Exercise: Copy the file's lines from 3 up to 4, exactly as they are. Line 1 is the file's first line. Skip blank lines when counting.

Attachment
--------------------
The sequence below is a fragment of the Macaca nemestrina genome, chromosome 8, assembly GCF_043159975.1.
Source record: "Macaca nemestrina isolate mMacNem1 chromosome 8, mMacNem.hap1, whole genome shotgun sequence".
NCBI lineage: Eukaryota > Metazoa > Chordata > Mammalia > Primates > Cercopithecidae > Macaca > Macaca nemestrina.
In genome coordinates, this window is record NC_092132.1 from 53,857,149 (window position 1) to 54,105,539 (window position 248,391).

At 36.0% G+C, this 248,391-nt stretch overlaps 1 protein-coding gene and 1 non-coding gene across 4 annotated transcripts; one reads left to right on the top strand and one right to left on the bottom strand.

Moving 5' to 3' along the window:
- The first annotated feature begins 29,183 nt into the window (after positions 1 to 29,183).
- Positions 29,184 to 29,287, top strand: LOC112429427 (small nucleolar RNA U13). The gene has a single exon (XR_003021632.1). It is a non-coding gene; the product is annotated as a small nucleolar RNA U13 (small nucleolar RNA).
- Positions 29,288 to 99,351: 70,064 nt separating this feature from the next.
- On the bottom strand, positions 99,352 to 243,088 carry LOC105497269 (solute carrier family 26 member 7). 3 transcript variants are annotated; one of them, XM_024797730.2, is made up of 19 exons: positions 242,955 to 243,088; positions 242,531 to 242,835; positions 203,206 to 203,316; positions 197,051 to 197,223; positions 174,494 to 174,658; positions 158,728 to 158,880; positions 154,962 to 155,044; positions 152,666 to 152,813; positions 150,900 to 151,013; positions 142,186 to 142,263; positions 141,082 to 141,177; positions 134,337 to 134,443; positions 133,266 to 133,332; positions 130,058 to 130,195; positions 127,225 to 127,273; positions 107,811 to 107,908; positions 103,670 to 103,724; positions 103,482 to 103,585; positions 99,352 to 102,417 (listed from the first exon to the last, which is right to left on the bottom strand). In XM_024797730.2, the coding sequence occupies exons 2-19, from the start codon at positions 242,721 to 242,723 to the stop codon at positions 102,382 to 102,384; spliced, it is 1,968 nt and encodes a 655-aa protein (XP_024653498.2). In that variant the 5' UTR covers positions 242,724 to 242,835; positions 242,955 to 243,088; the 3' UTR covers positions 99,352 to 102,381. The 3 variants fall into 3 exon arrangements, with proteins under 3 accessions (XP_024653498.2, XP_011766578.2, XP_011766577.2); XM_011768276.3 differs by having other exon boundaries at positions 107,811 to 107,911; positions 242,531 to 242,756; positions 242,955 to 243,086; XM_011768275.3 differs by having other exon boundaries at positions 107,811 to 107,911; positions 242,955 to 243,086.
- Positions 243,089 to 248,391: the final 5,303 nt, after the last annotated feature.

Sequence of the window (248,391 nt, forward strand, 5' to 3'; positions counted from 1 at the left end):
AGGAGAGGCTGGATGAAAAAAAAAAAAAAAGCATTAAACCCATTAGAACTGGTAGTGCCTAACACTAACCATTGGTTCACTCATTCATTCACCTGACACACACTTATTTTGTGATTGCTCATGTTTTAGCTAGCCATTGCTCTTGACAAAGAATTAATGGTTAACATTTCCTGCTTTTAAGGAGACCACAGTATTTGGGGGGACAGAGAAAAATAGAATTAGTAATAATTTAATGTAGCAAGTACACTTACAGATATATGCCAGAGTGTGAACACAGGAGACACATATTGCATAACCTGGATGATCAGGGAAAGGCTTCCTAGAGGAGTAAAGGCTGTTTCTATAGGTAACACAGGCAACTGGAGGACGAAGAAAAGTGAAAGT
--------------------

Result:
NCBI lineage: Eukaryota > Metazoa > Chordata > Mammalia > Primates > Cercopithecidae > Macaca > Macaca nemestrina.
In genome coordinates, this window is record NC_092132.1 from 53,857,149 (window position 1) to 54,105,539 (window position 248,391).